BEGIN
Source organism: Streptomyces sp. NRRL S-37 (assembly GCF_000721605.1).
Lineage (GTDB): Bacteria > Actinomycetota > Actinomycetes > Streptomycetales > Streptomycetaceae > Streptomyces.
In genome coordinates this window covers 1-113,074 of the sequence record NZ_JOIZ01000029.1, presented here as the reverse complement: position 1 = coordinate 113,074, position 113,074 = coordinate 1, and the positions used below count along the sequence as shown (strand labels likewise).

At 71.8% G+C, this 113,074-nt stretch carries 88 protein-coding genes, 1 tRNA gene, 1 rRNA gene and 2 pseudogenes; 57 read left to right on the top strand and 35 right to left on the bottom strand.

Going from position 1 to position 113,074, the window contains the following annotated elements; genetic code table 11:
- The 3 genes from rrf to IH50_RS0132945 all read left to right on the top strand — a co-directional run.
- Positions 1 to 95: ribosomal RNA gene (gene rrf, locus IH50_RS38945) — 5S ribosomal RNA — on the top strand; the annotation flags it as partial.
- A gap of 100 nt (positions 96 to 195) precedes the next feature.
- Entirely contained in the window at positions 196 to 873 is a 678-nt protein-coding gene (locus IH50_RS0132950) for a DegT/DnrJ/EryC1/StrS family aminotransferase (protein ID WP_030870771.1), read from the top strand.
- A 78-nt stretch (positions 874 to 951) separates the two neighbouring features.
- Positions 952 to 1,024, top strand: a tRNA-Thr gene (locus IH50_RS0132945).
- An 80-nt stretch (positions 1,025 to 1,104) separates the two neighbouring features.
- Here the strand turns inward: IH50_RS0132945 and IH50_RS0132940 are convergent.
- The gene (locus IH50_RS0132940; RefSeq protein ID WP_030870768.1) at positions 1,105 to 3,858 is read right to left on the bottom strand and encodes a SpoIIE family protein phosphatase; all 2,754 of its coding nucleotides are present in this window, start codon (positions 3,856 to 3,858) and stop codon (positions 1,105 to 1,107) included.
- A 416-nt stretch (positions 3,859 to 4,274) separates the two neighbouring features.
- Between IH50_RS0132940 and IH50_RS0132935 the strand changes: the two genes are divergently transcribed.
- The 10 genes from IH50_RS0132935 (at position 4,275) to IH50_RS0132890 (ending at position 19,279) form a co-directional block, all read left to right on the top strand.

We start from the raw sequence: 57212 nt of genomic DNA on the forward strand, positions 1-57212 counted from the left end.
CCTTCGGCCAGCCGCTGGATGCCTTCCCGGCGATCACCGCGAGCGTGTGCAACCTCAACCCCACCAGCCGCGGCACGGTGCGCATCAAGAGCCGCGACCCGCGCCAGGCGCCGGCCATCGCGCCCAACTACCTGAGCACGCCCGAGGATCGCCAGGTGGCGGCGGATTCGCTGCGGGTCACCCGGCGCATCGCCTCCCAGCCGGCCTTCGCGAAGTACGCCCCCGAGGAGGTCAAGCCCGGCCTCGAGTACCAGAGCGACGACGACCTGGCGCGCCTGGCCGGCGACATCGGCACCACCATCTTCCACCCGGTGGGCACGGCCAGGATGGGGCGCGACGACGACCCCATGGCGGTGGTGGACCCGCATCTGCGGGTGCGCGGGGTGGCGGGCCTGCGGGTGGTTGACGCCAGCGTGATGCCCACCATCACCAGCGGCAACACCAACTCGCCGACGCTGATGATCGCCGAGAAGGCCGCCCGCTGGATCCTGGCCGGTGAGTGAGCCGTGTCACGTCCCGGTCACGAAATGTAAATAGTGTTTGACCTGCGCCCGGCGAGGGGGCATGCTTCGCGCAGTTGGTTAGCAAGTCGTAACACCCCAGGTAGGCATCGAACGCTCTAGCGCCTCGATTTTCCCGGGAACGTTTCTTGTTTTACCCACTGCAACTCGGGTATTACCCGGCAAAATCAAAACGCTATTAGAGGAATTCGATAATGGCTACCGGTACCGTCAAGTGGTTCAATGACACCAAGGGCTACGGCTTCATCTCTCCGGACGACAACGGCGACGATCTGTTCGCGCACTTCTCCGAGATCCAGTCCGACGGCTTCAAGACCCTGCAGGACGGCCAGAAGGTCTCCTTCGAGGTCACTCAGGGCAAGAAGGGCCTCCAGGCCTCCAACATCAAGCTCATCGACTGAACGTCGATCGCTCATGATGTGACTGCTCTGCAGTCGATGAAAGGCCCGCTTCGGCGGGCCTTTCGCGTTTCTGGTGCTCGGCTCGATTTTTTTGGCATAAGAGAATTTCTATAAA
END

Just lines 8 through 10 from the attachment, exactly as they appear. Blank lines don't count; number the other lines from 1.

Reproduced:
- A gap of 100 nt (positions 96 to 195) precedes the next feature.
- Entirely contained in the window at positions 196 to 873 is a 678-nt protein-coding gene (locus IH50_RS0132950) for a DegT/DnrJ/EryC1/StrS family aminotransferase (protein ID WP_030870771.1), read from the top strand.
- A 78-nt stretch (positions 874 to 951) separates the two neighbouring features.